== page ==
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VORTEX computer simulations were used to assess the viability of a small breeding flock of common cranes, recently established in Norfolk. Investigations were also conducted on the relative impact of various management options. Raising the carrying capacity of the site had little influence on the survival of the flock. However, great improvements were associated with increases in the size of the founder flock and reductions in the mortality rates of chicks and adults. Regularly supplementing the population increased flock survival times: for a fixed total number of birds added, frequently supplementing with few birds produced the best results. Immigration from the population in continental Europe also increased persistence of the flock, and it is possible that immigration rates will improve as the British flock expands. Strategies including captive breeding, and regular supplementation of the flock, may be the most effective means of ensuring the viability of the Norfolk cranes. The potential value of simulation models in guiding management of small populations is discussed. © 2001 Elsevier Science Ltd. All rights reserved.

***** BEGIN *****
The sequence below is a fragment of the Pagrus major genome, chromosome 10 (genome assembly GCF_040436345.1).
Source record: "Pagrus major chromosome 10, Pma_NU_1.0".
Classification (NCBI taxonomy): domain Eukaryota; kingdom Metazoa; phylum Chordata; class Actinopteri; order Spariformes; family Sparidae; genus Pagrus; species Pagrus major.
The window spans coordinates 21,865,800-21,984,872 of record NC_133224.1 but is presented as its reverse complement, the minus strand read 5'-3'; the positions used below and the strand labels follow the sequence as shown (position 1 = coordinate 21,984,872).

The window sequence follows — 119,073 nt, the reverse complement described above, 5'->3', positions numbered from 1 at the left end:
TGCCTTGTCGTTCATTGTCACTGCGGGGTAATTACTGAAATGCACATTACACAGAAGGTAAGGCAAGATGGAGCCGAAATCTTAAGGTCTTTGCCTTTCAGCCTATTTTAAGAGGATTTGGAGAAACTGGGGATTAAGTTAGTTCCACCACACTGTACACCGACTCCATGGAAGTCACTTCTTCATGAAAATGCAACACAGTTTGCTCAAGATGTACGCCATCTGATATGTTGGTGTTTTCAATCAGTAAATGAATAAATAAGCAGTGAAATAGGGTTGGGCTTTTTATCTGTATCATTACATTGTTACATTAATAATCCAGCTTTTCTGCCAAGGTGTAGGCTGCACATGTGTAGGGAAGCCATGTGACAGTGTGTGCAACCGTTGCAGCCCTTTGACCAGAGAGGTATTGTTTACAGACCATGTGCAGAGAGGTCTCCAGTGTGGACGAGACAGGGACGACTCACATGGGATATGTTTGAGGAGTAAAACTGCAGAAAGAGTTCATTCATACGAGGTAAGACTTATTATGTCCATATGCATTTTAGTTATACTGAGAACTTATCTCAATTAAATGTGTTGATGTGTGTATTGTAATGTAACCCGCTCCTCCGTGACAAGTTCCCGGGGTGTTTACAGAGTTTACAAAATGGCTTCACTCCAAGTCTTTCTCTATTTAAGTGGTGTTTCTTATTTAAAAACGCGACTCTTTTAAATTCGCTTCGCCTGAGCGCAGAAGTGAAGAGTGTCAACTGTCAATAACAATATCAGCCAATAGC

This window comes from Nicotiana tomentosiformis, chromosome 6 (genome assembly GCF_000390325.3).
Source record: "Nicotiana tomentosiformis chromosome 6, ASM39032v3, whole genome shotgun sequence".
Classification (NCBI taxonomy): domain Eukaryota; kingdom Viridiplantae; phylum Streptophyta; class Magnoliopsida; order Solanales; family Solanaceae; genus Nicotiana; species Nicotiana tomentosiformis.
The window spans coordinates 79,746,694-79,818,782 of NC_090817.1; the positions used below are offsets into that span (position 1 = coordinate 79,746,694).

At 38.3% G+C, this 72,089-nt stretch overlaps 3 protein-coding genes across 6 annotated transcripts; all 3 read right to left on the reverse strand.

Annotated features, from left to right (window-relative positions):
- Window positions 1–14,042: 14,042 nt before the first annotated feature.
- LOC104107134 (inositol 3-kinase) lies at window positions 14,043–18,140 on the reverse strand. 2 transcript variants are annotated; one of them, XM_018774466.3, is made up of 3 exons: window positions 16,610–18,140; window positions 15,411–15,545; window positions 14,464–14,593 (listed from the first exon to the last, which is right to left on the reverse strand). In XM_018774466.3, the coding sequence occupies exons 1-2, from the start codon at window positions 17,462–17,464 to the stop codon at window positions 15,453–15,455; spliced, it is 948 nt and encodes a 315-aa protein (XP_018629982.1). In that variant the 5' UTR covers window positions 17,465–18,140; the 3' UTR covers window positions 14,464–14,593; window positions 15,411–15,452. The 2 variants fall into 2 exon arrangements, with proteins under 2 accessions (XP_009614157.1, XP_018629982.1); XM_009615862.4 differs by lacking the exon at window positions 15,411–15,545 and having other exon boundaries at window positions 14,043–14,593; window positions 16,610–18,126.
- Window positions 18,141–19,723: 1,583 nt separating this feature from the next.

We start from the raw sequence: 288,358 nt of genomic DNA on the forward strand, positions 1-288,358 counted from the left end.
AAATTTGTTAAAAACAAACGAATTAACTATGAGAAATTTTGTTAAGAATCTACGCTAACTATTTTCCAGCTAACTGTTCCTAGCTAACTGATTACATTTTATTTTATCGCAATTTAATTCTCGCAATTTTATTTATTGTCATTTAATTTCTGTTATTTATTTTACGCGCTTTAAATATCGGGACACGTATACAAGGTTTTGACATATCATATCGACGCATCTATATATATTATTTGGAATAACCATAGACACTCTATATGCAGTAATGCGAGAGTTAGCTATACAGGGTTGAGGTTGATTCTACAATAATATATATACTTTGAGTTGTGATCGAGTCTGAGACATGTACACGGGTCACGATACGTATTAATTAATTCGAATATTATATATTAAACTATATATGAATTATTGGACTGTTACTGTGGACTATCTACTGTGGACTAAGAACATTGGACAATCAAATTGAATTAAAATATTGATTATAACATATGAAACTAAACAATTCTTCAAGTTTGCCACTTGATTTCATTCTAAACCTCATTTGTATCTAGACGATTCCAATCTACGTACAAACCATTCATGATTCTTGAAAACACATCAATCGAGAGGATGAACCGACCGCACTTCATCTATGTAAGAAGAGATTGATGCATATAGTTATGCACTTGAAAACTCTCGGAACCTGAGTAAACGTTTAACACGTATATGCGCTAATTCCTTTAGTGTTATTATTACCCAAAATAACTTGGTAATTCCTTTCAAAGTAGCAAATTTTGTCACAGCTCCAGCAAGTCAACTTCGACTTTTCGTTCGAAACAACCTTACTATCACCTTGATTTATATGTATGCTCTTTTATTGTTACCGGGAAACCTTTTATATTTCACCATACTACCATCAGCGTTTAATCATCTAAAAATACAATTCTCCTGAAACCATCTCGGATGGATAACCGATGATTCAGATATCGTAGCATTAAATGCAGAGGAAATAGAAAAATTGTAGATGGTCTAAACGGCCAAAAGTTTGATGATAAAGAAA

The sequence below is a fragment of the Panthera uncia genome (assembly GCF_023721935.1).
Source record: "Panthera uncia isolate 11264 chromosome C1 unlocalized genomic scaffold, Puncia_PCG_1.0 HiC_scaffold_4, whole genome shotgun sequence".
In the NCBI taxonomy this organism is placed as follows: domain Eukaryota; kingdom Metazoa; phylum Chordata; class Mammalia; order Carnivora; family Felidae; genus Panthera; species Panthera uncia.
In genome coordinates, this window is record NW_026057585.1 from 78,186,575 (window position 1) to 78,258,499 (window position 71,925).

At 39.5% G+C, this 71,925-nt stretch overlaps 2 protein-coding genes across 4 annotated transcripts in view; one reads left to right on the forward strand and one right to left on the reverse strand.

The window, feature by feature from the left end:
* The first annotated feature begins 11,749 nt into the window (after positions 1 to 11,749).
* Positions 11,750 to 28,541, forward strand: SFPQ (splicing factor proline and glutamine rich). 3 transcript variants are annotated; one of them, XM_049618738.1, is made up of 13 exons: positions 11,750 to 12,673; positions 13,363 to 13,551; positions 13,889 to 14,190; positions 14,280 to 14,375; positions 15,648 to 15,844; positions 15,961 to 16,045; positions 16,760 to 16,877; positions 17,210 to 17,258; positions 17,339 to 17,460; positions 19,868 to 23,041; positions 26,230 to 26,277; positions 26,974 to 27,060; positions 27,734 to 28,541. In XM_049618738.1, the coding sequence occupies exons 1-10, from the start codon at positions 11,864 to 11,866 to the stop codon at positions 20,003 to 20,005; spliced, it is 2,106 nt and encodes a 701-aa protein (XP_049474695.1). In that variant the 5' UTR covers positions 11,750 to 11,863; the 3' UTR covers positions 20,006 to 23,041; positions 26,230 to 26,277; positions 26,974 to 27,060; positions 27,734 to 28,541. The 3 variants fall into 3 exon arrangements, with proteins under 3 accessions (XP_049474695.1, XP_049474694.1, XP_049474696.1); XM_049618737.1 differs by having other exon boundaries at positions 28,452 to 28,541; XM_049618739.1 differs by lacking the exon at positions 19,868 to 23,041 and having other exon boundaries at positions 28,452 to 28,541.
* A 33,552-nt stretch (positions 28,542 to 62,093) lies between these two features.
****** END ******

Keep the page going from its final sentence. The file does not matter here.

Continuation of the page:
Original publication




Journal article


Biological Conservation

Publication Date





323 - 333